Arcam FMJ A19 and airDAC

Dynamic Duo

Equipment report
Integrated amplifiers,
Digital-to-analog converters
Arcam airDAC,
Arcam FMJ A19
Arcam FMJ A19 and airDAC

Though integrated amplifiers have been around a long time, they are often mixed bags. Some models try to do too many things at once, losing focus on what we listen for first—sound quality. Whether you are looking to purchase your first real hi-fi component or an affordable option for a second system, the Arcam FMJ A19 integrated amplifier delivers real high-end sound quality, without the high-end price.

Functionality and Sound
Though the A19’s design is understated—downright minimalist, actually—don’t let its lackluster exterior fool you. The A19 borrows heavily from its bigger and more expensive siblings, with features like a toroidal transformer for its 50W Class AB output stage and the same volume control as top-tier FMJ models. With seven single-ended inputs, the A19 makes plenty of room for those with lots of sources—enough for two turntables, two DACs, a tuner, and your dad’s old tape deck. Even if you don’t need all of them today, those extra inputs may come in handy down the road. Because of the resurgence in vinyl, Arcam has upgraded the A19’s built-in phonostage to better reflect current listening preferences. The remote is a basic design, with the ability to control every feature except for a few user preferences that are adjusted via several button-combinations on the front panel. Despite some quirks that I will discuss later, overall this integrated offers everything you need for a mere $999.

Now for the real meat—sound quality. Using components that I am very familiar with, I tried to determine exactly what the A19 does or does not bring to the listening room. After level-matching the A19, I was actually shocked to hear significant differences between the Arcam and several other integrateds of similar specifications. The A19 is incredibly quiet compared to many components. Even when I turned the volume all the way up there was no audible hiss coming from the speakers; so you don’t need to worry about distortion and noise with this amp. I hate to be the one who brings up THD, because as we all know this is by no means a measure of sound quality, but the A19 has a harmonic distortion rating of 0.003% at eighty-percent power— and that’s low.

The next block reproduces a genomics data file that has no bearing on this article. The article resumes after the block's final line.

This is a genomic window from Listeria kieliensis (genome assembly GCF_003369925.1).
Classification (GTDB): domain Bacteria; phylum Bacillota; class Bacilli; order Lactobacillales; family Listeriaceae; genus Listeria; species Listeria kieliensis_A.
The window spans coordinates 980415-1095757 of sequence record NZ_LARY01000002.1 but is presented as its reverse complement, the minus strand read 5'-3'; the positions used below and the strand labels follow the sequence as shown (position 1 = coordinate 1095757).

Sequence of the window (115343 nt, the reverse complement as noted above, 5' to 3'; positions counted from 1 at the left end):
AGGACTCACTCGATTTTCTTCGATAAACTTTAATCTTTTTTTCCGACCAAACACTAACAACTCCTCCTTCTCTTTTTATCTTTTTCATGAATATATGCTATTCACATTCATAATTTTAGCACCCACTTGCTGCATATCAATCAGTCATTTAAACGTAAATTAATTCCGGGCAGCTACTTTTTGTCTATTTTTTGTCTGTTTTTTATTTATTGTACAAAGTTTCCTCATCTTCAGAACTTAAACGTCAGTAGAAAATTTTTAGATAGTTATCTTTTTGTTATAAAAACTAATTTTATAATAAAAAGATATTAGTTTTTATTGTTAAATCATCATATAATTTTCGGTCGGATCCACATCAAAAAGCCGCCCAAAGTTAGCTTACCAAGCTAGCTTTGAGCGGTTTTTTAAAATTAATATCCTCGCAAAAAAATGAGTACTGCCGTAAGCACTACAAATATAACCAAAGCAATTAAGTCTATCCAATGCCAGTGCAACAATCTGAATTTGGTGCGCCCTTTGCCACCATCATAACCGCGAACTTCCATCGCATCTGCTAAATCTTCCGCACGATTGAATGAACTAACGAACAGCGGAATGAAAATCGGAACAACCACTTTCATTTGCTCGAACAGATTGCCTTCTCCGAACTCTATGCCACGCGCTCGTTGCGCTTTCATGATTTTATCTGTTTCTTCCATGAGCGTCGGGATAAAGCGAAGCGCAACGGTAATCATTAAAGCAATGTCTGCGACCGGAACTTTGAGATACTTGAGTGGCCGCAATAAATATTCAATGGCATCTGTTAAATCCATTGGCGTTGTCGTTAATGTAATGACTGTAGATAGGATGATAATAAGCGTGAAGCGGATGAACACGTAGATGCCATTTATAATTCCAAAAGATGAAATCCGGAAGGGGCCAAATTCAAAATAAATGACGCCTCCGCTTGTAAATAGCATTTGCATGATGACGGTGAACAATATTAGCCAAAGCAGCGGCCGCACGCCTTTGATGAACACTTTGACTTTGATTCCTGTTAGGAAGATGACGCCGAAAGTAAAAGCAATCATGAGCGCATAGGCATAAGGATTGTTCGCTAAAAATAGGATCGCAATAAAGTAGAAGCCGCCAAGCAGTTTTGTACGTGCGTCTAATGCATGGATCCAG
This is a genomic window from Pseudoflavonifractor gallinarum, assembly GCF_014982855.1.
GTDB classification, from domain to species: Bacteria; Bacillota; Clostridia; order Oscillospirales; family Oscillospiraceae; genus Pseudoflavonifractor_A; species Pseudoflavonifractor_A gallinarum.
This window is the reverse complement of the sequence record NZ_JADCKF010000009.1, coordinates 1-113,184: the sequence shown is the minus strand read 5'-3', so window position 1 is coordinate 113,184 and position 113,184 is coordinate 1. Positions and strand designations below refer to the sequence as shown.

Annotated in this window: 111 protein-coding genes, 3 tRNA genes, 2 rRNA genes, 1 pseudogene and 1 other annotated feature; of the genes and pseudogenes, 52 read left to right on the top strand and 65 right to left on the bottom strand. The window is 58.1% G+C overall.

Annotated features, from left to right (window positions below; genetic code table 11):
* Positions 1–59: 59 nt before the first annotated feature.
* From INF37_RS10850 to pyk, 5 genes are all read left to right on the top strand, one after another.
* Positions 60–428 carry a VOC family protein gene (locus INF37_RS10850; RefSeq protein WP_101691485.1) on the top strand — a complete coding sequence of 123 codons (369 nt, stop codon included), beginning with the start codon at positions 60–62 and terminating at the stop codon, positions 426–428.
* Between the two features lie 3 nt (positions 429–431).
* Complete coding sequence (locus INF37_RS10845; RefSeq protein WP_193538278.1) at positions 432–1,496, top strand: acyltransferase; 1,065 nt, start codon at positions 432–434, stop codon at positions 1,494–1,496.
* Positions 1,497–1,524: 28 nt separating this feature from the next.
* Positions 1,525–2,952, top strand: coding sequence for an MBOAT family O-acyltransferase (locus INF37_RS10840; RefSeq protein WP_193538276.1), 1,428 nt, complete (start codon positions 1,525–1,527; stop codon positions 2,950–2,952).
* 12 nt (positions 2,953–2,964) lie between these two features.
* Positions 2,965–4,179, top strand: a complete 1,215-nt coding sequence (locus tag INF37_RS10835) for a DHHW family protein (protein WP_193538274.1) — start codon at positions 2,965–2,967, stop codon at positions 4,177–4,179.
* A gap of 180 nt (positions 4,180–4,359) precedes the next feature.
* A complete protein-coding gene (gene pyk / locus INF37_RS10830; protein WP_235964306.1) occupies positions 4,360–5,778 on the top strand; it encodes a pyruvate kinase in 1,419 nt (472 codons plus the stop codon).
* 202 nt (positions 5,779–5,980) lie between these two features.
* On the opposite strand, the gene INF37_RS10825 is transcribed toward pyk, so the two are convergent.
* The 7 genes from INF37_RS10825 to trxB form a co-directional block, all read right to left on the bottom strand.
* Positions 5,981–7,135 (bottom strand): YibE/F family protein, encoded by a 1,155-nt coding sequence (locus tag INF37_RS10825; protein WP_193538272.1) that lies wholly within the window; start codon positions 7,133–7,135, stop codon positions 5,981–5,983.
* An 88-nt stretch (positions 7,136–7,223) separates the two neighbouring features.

Listening to Ludovico Einaudi’s “Experience” from In a Time Lapse (CD and vinyl), I heard a smooth high end that never sounded overly bright or grainy. The A19 was convincingly realistic on Einaudi’s piano, and when the violins—arguably the most difficult instrument to accurately reproduce—joined in with their unusually sonorous solemnity, I felt like I was listening to a genuine high-fidelity product (even though Arcam doesn’t like to be associated with a “hi-fi” sound). So far so good.

I played the track several more times, then shifted my attention to the soundstage, which was on-par with what you would expect in this price range: generally wide, sufficiently detailed, with overall tight imaging (though somewhat misplaced locations compared to ultra-high-end systems). Soundstage depth was less deep compared to those more expensive systems, but nevertheless was plenty deep to satisfy all but the most demanding. What makes In a Time Lapse great for soundstage testing is that it was recorded in an Italian monastery with sound quality in mind, so it’s very easy to tell when something is amiss. On “Experience,” a harp placed behind and to the left of the piano is gently plucked amid the increasingly energetic violins. The Arcam A19 had sufficient resolving capabilities to allow the distant harp to be heard, though don’t expect extreme soundstage depth with this—or any—integrated in this price range.

Maybe I’m being a little too tough on the A19’s lack of soundstage depth. After all, imaging was fairly tight and was for the most part reasonably well executed. No “I’m there!” moments occurred, but nothing was egregiously wrong— complex soundstages are a difficult thing to resolve on such a tight budget. Then another thing announced itself: the slightly tubby bass. Low-end damping ability was a little lacking with the 4-ohm Endeavor E3 floorstanders. Yet, when compared to similarly priced integrateds, low-end handling was equal to or slightly better, so no worries here.

I don’t want you to give you the wrong impression of the A19 by pointing out these things—they are meant to give you a realistic idea of what a $999 integrated amp can accomplish. With regard to sound quality, $999 buys you a musical, involving presentation with above-price-point performance in imaging. At 50W into 8 ohms and 90W into 4 ohms, the Arcam has plenty of power to rock out with most dynamic speakers, and its build-quality is solid. Really, it feels like a tank.